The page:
Aletheia is variously translated as "unclosedness", "unconcealedness", "disclosure" or "truth". The literal meaning of the word ἀ–λήθεια is "the state of not being hidden; the state of being evident." It also means factuality or reality. It is the opposite of lethe, which literally means "oblivion", "forgetfulness", or "concealment". According to Pindar's First Olympian Ode, Aletheia is the daughter of Zeus, while Aesop's Fables state she was crafted by Prometheus.
Heidegger and aletheia [ edit ]
In the early to mid 20th-century, Martin Heidegger brought renewed attention to the concept of aletheia, by relating it to the notion of disclosure, or the way in which things appear as entities in the world. While he initially referred to aletheia as "truth", specifically a form that is pre-Socratic in origin, Heidegger eventually corrected this interpretation, writing:
To raise the question of aletheia, of disclosure as such, is not the same as raising the question of truth. For this reason, it was inadequate and misleading to call aletheia, in the sense of opening, truth."
Heidegger gave an etymological analysis of aletheia and drew out an understanding of the term as 'unconcealedness'. Thus, aletheia is distinct from conceptions of truth understood as statements which accurately describe a state of affairs (correspondence), or statements which fit properly into a system taken as a whole (coherence). Instead, Heidegger focused on the elucidation of how an ontological "world" is disclosed, or opened up, in which things are made intelligible for human beings in the first place, as part of a holistically structured background of meaning.
Heidegger also wrote that "Aletheia, disclosure regarded as the opening of presence, is not yet truth. Is aletheia then less than truth? Or is it more because it first grants truth as adequatio and certitudo, because there can be no presence and presenting outside of the realm of the opening?"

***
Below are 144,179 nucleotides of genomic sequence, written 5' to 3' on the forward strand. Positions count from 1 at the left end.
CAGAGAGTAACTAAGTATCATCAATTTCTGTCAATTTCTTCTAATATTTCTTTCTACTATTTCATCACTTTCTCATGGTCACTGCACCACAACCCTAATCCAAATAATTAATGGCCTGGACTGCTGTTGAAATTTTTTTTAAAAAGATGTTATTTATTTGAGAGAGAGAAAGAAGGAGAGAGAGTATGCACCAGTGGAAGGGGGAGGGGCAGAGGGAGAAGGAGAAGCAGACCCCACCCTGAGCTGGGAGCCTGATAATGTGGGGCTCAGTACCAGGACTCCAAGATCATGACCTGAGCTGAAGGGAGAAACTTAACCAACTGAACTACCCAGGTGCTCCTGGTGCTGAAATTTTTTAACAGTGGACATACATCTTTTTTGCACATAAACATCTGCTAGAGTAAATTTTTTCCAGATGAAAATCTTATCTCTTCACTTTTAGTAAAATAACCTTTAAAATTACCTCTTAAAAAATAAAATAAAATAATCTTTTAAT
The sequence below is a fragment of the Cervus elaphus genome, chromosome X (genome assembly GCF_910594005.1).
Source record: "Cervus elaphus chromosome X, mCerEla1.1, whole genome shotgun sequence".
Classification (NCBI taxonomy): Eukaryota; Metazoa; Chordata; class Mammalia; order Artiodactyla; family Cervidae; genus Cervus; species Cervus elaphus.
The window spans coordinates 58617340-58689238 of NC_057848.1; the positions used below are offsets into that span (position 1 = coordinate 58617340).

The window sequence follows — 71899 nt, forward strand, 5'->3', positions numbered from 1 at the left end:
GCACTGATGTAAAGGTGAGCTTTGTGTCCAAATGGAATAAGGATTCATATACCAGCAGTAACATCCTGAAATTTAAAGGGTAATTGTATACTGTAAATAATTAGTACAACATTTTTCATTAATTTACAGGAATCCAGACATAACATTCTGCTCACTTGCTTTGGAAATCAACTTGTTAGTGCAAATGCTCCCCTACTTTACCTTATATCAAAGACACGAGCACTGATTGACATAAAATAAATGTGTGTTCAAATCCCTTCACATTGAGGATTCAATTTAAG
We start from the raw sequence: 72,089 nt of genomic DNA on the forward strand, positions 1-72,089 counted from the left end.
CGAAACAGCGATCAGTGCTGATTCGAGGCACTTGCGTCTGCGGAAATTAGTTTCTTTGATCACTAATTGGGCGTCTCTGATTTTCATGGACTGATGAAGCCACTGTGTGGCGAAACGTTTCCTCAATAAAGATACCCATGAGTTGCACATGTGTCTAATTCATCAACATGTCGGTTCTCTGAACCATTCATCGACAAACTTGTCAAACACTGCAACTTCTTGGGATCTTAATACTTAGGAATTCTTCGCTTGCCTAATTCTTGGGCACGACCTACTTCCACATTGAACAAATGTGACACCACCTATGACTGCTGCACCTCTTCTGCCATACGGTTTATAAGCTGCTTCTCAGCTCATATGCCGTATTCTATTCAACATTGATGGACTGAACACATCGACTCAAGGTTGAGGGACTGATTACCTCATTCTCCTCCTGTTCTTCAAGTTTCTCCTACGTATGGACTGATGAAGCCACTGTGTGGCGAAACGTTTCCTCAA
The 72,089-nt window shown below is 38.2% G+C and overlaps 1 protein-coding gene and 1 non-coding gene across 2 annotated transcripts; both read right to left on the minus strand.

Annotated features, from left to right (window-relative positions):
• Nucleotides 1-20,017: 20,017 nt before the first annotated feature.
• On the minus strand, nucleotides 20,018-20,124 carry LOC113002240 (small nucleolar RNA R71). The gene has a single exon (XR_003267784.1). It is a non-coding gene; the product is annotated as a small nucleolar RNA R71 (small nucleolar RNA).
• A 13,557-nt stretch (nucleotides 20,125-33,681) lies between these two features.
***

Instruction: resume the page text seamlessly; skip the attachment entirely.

Heidegger began his discourse on the reappropriation of aletheia in his magnum opus, Being and Time (1927), and expanded on the concept in his Introduction to Metaphysics. For more on his understanding of aletheia, see Poetry, Language, and Thought, in particular the essay entitled "The Origin of the Work of Art", which describes the value of the work of art as a means to open a "clearing" for the appearance of things in the world, or to disclose their meaning for human beings. Heidegger revised his views on aletheia as truth, after nearly forty years, in the essay "The End of Philosophy and the Task of Thinking," in On Time and Being.
See also [ edit ]
- Heideggerian terminology
- Neorealism (art)
- Reflective disclosure
- World disclosure
- 259 Aletheia
References [ edit ]
- ἀλήθεια. Liddell, Henry George; Scott, Robert; A Greek–English Lexicon at the Perseus Project.
- λήθη. Liddell, Henry George; Scott, Robert; A Greek–English Lexicon at the Perseus Project.
- Pindar Olympian Ode.11.6 ff (trans. Conway) (Greek lyric C5th B.C.)
- Aesop, Fables 530 (from Phaedrus Appendix 5)
- Martin Heidegger, On Time and Being (New York: Harper and Row, 1972), p. 70, translation amended. The original in Zur Sache des Denkens (Tübingen: Max Niemayer, 1969), p. 86. Cited in Nikolas Kompridis, Critique and Disclosure: Critical Theory between Past and Future, (Boston: MIT Press, 2006), p. 188.
- Heidegger, M. "Parmenides". Translated by Andre Schuwer and Richard Rojcewicz, Bloomington and Indianapolis, Indiana University Press, 1992.
- Martin Heidegger, On Time and Being (New York: Harper and Row, 1972), p. 69, translation amended. Cited in Nikolas Kompridis, Critique and Disclosure: Critical Theory between Past and Future, (Boston: MIT Press, 2006), p. 189.
- Heidegger, M. Being and Time. translated by Joan Stambaugh, Albany, State University of New York Press, 1996.
- According to Heidegger, art "gives things their look, and human beings their outlook." From "The Origin of the Work of Art."
Further reading [ edit ]
- Babette E. Babich, “From Van Gogh’s Museum to the Temple at Bassae: Heidegger’s Truth of Art and Schapiro’s Art History.” Culture, Theory & Critique. 44/2 (2003): 151-169